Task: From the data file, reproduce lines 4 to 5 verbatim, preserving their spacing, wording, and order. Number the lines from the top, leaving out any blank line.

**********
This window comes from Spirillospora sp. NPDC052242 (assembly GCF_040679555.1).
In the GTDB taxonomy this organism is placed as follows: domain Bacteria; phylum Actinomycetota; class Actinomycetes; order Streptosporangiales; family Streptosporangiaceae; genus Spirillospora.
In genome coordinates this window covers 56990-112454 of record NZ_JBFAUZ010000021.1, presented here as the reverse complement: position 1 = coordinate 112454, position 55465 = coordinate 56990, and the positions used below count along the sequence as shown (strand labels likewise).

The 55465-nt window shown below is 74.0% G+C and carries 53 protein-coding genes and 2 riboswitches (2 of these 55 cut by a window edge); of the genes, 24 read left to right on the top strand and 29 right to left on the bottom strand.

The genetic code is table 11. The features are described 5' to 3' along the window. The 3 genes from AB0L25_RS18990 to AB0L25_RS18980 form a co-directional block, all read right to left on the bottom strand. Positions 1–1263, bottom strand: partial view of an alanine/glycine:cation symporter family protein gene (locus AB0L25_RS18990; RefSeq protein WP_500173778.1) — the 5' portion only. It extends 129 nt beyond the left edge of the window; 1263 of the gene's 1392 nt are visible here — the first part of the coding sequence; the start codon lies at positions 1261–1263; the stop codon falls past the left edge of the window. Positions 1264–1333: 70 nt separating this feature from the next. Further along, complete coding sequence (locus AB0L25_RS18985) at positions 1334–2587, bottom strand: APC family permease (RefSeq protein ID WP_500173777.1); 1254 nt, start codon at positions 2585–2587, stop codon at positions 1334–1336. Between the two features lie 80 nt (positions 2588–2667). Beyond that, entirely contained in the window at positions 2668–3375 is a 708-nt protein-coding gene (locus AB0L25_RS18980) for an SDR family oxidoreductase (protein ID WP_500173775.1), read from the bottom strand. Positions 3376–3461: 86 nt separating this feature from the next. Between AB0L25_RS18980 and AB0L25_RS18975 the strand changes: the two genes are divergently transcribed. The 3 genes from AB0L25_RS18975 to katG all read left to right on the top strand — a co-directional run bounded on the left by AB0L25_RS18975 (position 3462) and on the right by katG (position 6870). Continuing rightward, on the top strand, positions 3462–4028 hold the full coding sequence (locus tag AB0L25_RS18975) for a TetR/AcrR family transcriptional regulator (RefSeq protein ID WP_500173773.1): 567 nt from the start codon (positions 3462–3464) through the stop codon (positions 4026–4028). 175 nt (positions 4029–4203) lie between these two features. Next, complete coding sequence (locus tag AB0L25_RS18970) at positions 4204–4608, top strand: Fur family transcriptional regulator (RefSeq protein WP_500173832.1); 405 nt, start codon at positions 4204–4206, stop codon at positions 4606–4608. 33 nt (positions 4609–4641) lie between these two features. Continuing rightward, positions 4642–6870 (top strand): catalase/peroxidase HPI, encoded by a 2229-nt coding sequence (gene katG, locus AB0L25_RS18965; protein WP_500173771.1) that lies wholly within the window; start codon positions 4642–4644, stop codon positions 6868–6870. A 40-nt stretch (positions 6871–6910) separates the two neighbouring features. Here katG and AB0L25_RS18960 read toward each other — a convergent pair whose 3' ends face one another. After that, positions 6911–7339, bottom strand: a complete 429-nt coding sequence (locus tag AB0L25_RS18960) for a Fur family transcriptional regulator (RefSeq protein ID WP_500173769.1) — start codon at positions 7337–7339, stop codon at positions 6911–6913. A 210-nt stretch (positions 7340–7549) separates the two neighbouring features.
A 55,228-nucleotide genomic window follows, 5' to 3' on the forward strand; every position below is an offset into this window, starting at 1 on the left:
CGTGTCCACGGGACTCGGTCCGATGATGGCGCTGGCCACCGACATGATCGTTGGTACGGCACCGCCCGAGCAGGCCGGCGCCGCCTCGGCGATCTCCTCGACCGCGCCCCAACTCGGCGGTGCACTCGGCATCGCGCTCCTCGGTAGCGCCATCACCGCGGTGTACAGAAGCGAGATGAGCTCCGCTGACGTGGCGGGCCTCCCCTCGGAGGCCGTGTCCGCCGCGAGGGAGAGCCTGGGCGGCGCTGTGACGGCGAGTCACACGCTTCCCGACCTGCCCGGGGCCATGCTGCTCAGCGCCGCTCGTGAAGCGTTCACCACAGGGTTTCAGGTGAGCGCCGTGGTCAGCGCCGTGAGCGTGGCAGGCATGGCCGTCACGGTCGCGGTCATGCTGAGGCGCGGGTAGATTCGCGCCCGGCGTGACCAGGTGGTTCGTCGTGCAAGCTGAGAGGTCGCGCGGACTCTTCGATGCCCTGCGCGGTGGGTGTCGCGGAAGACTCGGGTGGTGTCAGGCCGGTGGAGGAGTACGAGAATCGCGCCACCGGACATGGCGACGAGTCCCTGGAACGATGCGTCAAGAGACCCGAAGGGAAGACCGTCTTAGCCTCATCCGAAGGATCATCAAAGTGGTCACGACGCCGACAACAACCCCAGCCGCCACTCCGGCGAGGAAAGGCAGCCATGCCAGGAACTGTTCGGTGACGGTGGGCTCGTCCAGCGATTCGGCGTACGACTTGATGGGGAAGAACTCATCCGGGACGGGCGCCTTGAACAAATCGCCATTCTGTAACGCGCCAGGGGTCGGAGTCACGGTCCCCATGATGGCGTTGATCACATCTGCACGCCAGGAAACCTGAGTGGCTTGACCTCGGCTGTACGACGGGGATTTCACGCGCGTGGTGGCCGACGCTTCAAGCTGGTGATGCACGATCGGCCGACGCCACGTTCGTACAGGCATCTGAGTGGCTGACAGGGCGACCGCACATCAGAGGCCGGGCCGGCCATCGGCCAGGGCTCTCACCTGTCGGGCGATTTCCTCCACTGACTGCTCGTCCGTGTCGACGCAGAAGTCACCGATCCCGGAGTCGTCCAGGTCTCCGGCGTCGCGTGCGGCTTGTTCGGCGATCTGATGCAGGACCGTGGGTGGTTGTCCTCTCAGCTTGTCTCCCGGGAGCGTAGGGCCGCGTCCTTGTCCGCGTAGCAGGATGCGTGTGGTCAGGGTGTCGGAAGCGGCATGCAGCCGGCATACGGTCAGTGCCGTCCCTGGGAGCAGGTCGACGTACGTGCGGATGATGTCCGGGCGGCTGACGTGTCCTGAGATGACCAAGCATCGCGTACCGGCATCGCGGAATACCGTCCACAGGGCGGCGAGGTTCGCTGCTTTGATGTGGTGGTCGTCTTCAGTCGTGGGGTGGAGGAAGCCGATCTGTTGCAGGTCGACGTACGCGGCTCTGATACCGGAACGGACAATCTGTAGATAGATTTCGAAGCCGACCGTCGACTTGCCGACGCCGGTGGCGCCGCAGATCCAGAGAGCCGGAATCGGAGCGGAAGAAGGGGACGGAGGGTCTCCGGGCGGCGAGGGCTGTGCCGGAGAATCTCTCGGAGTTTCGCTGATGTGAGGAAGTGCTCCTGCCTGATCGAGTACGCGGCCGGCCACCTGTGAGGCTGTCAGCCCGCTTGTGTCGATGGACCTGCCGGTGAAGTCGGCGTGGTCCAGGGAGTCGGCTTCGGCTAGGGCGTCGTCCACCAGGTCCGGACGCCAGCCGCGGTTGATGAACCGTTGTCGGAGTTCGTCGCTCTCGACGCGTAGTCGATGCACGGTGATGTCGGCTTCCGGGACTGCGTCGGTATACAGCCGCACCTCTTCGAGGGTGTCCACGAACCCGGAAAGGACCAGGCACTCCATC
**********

The 55465-nt window shown below is 74.0% G+C and carries 53 protein-coding genes and 2 riboswitches (2 of these 55 cut by a window edge); of the genes, 24 read left to right on the top strand and 29 right to left on the bottom strand.

The genetic code is table 11. The features are described 5' to 3' along the window. The 3 genes from AB0L25_RS18990 to AB0L25_RS18980 form a co-directional block, all read right to left on the bottom strand. Positions 1–1263, bottom strand: partial view of an alanine/glycine:cation symporter family protein gene (locus AB0L25_RS18990; RefSeq protein WP_500173778.1) — the 5' portion only. It extends 129 nt beyond the left edge of the window; 1263 of the gene's 1392 nt are visible here — the first part of the coding sequence; the start codon lies at positions 1261–1263; the stop codon falls past the left edge of the window. Positions 1264–1333: 70 nt separating this feature from the next. Further along, complete coding sequence (locus AB0L25_RS18985) at positions 1334–2587, bottom strand: APC family permease (RefSeq protein ID WP_500173777.1); 1254 nt, start codon at positions 2585–2587, stop codon at positions 1334–1336. Between the two features lie 80 nt (positions 2588–2667). Beyond that, entirely contained in the window at positions 2668–3375 is a 708-nt protein-coding gene (locus AB0L25_RS18980) for an SDR family oxidoreductase (protein ID WP_500173775.1), read from the bottom strand. Positions 3376–3461: 86 nt separating this feature from the next. Between AB0L25_RS18980 and AB0L25_RS18975 the strand changes: the two genes are divergently transcribed. The 3 genes from AB0L25_RS18975 to katG all read left to right on the top strand — a co-directional run bounded on the left by AB0L25_RS18975 (position 3462) and on the right by katG (position 6870). Continuing rightward, on the top strand, positions 3462–4028 hold the full coding sequence (locus tag AB0L25_RS18975) for a TetR/AcrR family transcriptional regulator (RefSeq protein ID WP_500173773.1): 567 nt from the start codon (positions 3462–3464) through the stop codon (positions 4026–4028). 175 nt (positions 4029–4203) lie between these two features. Next, complete coding sequence (locus tag AB0L25_RS18970) at positions 4204–4608, top strand: Fur family transcriptional regulator (RefSeq protein WP_500173832.1); 405 nt, start codon at positions 4204–4206, stop codon at positions 4606–4608. 33 nt (positions 4609–4641) lie between these two features. Continuing rightward, positions 4642–6870 (top strand): catalase/peroxidase HPI, encoded by a 2229-nt coding sequence (gene katG, locus AB0L25_RS18965; protein WP_500173771.1) that lies wholly within the window; start codon positions 4642–4644, stop codon positions 6868–6870. A 40-nt stretch (positions 6871–6910) separates the two neighbouring features. Here katG and AB0L25_RS18960 read toward each other — a convergent pair whose 3' ends face one another. After that, positions 6911–7339, bottom strand: a complete 429-nt coding sequence (locus tag AB0L25_RS18960) for a Fur family transcriptional regulator (RefSeq protein ID WP_500173769.1) — start codon at positions 7337–7339, stop codon at positions 6911–6913. A 210-nt stretch (positions 7340–7549) separates the two neighbouring features.